Nice Doesn’t Pay the Bills

Yesterday afternoon, I saw a post at Writer Beware about one of my favorite websites, The Toast. The post was about a section of their contract in which they asserted rights to contributors’ copyrights.

I trust the people at Writer Beware, so when they say something is an unacceptable rights grab, I believe them.  I’m not the only person who did.

A few hours later, the issue was resolved–everyone’s happy, right?  Well, I’m not.

I’m unhappy that Nick Pavich, publisher of The Toast, was dismissive when these concerns were raised last night and then proceeded to be grossly sexist.  He did apologize. To me, it felt less than sincere.

pavich

Dream journal? Kittens?  Really?

This is the moment when I point out that Nick Pavich is an attorney. Presumably, he knows his way around a contract or would know someone who would and would be willing to give him a friends-and-family rate on the billing in order to, I don’t know, write a contract that wasn’t capitalizing on people’s lack of knowledge about publishing (especially since the artists’ contract wasn’t so awful)? I don’t give a flying fuck if sites like xoJane and Gawker use similar contracts with their freelancers; The Toast’s public position has been that they are, in some ineffable way, different–nay, better–than those sites.

Jacqui Shine says it much better than I could:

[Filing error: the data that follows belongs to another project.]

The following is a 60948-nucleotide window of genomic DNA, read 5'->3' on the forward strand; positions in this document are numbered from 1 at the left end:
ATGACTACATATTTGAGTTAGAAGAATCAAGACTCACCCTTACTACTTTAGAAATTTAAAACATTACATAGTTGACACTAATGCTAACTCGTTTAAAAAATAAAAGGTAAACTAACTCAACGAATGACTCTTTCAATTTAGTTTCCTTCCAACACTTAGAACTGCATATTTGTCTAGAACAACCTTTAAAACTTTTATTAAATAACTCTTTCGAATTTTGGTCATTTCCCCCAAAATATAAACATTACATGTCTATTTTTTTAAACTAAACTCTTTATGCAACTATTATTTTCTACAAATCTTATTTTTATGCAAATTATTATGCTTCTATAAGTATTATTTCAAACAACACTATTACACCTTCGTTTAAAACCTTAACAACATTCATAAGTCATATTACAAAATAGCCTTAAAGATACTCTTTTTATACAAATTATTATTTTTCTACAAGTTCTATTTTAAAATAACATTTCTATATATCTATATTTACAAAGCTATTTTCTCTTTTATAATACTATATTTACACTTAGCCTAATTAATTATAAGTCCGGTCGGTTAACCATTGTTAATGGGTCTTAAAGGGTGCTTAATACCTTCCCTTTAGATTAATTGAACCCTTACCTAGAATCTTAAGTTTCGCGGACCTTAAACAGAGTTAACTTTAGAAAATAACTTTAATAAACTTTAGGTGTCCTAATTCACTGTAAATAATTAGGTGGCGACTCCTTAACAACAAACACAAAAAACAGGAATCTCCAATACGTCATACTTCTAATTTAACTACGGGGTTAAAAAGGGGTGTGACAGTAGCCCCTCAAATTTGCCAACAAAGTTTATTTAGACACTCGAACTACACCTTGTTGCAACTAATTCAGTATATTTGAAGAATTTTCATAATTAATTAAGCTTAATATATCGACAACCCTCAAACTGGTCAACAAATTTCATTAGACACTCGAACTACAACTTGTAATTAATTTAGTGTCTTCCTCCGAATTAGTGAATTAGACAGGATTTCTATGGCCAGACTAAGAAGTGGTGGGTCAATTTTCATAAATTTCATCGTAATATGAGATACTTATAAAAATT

Or, more succinctly: exposure kills.

The Toast–and its parent company, Manderley LLC–are in this to make money.  That is something they’ve been open about since day one–the fact that a community has sprung up in their comments is wholly incidental to their stated purpose.  They run advertising and sponsored posts–what this means is that the audience is the product. They aren’t running the site and acquiring content out of the goodness of their hearts or because they want to be nice. They have found an audience that isn’t being served and they’re using that to create revenue.

And speaking of the advertising–it’s terrifically intrusive.  Five ads above the fold, four of which are animated in some way and one of which, if hovered over for too long, opens a content-obscuring box and starts talking to me about the deals at my local Chevrolet dealer.

I am, of course, not saying that they shouldn’t have advertising or that they shouldn’t make money. But my local newspaper manages to have ads that are less obnoxious than this. And my local newspaper is in this to make as much money for their corporate overlords as possible.

Also: I do generally love The Toast. I link to them quite frequently and I remember when they were just a wee little site that could. I’m happy they’re successful. They’ve been on my list of places to pitch (if I ever get around to firming up some of my ideas). I also believe that Mallory Ortberg and Nicole Cliffe are doing the best they can. They seem to be genuinely nice human beings.

But that’s the thing–it actually doesn’t matter if they’re nice. Nice doesn’t pay the bills. It doesn’t matter how nice they are if their contracts are (were) written like that. Nice is not an excuse or a reason.  It is completely orthogonal to the issue at hand. (Also: so is being new to publishing writers and paying them–again: Pavich is an attorney. He has the resources to set up an LLC and handle the business end of things, he has the resources to create a standard contract that doesn’t suck.)